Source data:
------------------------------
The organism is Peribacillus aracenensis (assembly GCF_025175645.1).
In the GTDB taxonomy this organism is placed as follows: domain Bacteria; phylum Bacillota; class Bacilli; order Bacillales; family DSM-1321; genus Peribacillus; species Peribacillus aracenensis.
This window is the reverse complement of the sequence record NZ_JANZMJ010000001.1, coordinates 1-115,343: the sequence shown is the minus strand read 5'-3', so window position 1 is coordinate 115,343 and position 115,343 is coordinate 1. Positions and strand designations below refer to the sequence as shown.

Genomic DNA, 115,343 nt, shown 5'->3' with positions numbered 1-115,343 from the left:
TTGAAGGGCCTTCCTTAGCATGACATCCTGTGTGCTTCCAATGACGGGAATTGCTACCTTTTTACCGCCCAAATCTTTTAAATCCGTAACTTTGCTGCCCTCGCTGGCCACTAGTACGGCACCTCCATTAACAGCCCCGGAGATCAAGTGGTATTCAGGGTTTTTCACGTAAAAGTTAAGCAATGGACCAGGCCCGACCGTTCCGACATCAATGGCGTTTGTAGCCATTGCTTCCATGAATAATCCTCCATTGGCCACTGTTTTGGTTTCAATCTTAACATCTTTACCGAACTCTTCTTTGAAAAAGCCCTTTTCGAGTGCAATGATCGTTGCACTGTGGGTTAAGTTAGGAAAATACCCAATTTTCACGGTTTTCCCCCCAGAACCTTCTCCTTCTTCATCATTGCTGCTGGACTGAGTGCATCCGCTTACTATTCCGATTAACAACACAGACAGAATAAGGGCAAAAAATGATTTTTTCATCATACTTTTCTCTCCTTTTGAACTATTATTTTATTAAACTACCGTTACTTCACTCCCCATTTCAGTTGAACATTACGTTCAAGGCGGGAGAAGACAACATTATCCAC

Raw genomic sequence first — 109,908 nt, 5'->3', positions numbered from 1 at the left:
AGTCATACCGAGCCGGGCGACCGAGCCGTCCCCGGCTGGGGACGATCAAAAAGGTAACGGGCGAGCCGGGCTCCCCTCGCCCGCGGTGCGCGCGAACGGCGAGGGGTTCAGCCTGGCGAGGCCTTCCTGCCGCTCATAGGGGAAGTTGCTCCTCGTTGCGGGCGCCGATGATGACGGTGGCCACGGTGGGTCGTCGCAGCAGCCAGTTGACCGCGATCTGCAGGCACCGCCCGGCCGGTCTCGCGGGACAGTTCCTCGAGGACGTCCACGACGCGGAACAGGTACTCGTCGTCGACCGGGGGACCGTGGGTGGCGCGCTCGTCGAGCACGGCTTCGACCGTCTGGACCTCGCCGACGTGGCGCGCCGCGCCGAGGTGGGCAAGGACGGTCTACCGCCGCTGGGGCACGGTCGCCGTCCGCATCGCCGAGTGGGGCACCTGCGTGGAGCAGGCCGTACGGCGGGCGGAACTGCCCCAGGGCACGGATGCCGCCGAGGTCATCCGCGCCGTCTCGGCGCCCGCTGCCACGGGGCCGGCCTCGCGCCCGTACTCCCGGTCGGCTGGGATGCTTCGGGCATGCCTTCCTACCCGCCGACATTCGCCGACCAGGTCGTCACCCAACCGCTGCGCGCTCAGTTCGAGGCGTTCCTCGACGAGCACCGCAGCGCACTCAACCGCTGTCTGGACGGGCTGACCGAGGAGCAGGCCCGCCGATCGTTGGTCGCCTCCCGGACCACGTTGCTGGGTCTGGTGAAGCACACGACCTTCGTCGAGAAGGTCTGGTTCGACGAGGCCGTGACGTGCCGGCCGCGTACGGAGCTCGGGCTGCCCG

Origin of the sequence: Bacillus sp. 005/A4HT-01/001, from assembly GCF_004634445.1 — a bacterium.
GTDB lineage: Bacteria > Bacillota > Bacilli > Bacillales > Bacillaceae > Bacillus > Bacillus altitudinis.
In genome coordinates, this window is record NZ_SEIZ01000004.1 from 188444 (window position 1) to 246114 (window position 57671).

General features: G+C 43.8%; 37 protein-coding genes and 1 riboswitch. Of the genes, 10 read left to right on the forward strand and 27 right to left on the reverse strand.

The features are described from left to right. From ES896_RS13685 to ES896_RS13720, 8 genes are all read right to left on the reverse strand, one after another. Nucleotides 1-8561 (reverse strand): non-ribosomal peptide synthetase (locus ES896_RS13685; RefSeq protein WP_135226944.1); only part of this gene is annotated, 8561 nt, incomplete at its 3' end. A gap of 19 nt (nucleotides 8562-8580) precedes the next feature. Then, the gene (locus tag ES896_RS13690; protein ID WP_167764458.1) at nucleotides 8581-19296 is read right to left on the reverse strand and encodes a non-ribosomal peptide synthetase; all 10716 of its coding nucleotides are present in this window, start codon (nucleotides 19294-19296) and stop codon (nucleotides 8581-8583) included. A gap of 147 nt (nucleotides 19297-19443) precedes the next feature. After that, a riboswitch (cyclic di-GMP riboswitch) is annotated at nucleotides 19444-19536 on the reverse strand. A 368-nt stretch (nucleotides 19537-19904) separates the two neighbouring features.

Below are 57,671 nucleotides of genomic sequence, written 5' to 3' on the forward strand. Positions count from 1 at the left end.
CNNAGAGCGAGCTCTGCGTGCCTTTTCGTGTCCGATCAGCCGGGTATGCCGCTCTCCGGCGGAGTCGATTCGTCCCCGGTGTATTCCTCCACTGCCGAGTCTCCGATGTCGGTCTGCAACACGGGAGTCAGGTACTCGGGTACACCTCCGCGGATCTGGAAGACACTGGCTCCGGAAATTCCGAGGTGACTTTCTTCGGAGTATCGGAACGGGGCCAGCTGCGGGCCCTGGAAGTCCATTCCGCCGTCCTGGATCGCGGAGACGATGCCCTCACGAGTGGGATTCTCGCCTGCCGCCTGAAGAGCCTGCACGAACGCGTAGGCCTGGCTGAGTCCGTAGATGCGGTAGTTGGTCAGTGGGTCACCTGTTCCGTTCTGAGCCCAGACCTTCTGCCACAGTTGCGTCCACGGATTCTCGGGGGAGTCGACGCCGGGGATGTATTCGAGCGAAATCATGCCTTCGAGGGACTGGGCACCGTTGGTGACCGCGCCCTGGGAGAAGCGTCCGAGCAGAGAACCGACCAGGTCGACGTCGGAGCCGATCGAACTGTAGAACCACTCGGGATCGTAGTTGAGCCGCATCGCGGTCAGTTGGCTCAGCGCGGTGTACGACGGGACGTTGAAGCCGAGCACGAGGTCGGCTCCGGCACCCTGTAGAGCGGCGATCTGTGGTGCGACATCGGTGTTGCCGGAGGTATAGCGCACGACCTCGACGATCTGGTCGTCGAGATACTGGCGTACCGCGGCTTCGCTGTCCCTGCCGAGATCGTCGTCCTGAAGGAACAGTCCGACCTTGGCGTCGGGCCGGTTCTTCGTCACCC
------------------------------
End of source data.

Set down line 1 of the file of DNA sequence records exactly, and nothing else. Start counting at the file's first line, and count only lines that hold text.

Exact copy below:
The organism is Peribacillus aracenensis (assembly GCF_025175645.1).